who can really sleep with their eyes open?

You may be surprised to learn that some people SLEEP with their eyes open. And it's more common than you might expect.

who can really sleep with their eyes open?

You may be surprised to learn that some people SLEEP with their eyes open. And it's more common than you might expect. About 20 per cent of people do, including babies. Doctors call this condition nocturnal lagophthalmos.

If you have it, you can usually close your eyes most of the time when you sleep, but not all of the time. In addition, a condition known as droopy eyelid syndrome can also interfere with eye closure, and is often associated with obstructive sleep apnoea (OSA). Studies have found that people who suffer from nocturnal lagophthalmos have poor sleep quality, probably due to discomfort. Because the eyelids help lubricate the surface of the eyes, the eyes begin to dry out considerably.

Problems with the facial nerves and muscles around the eyelid can prevent the eyelid from closing during sleep. If the eyelids do not close, the eyes become more susceptible to dryness, infection and debris that can scratch and damage the cornea. Even if another person watches you sleep, very small eyelid openings can be hidden by eyelashes and go unnoticed. Simple remedies such as some of the above can effectively solve the problem and help you sleep better.

At night, closed eyes act as a buffer against stimulation and damage, and prevent the eyes from drying out. The bulging eyes associated with Graves' disease are a condition known as Graves' ophthalmopathy, and can interfere with the ability to close your eyes during sleep. Obviously, unless you record yourself sleeping, you will not realise that you are sleeping with your eyes open until you experience symptoms. If you are diagnosed with nocturnal lagophthalmos, you may want to make adjustments to your sleep environment to counteract its effects.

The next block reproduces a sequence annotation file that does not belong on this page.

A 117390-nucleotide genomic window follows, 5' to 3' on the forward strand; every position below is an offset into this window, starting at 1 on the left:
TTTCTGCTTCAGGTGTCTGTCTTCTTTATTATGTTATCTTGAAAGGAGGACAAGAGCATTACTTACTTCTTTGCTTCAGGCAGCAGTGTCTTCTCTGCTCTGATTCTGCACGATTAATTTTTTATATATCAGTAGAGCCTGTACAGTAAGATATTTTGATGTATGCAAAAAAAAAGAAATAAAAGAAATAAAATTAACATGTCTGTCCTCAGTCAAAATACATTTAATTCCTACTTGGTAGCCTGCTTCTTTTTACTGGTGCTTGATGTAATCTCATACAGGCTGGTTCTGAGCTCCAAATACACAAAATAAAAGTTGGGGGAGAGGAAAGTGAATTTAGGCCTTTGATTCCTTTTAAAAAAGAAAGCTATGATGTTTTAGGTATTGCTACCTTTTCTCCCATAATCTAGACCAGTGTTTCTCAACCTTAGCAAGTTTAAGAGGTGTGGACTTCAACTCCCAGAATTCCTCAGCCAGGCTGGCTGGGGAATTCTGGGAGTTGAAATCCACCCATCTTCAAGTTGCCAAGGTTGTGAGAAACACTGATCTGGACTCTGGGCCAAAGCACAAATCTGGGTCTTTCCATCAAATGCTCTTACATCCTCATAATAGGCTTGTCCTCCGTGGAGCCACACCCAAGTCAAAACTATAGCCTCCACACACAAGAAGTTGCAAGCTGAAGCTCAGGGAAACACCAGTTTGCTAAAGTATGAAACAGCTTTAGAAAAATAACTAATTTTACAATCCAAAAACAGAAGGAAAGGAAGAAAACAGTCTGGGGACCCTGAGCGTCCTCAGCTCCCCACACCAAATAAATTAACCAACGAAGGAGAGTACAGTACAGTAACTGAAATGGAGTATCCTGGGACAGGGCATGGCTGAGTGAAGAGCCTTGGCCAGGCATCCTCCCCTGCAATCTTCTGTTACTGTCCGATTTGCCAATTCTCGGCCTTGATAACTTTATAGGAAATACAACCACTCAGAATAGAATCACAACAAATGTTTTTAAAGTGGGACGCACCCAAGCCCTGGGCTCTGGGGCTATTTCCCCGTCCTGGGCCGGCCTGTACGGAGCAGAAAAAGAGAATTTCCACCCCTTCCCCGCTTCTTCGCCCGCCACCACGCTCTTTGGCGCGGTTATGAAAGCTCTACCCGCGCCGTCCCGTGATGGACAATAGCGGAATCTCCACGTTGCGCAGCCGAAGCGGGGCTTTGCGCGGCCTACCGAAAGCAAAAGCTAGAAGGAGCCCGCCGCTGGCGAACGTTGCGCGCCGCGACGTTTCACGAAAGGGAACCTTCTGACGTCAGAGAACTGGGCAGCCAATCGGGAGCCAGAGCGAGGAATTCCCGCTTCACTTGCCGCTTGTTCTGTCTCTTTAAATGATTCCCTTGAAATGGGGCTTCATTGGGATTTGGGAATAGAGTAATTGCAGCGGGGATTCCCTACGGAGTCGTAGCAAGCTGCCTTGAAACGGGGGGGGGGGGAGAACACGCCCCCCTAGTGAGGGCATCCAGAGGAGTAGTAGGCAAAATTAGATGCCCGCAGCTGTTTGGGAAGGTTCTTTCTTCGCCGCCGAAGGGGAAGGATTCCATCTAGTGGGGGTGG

It may sound strange, but nocturnal lagophthalmos is actually considered a form of facial paralysis; it affects the orbicularis oculi muscle of the eyelid and can be temporary or permanent. But nocturnal lagophthalmos can cause problems with both sleep and eye health, and is often a sign of an underlying medical condition. If other treatments don't work, you may benefit from surgery to expand your eyelids so that they close completely when you sleep. For this reason, it may be surprising to learn that some people sleep with their eyes partially or fully open.

Since nocturnal lagophthalmos can significantly affect both sleep quality and eye health, it is beneficial to know the signs of this condition and how to treat it.

Lena Dubler
Lena Dubler

Amateur analyst. Typical travel geek. Proud social media expert. Hipster-friendly travel buff. Avid coffee evangelist.

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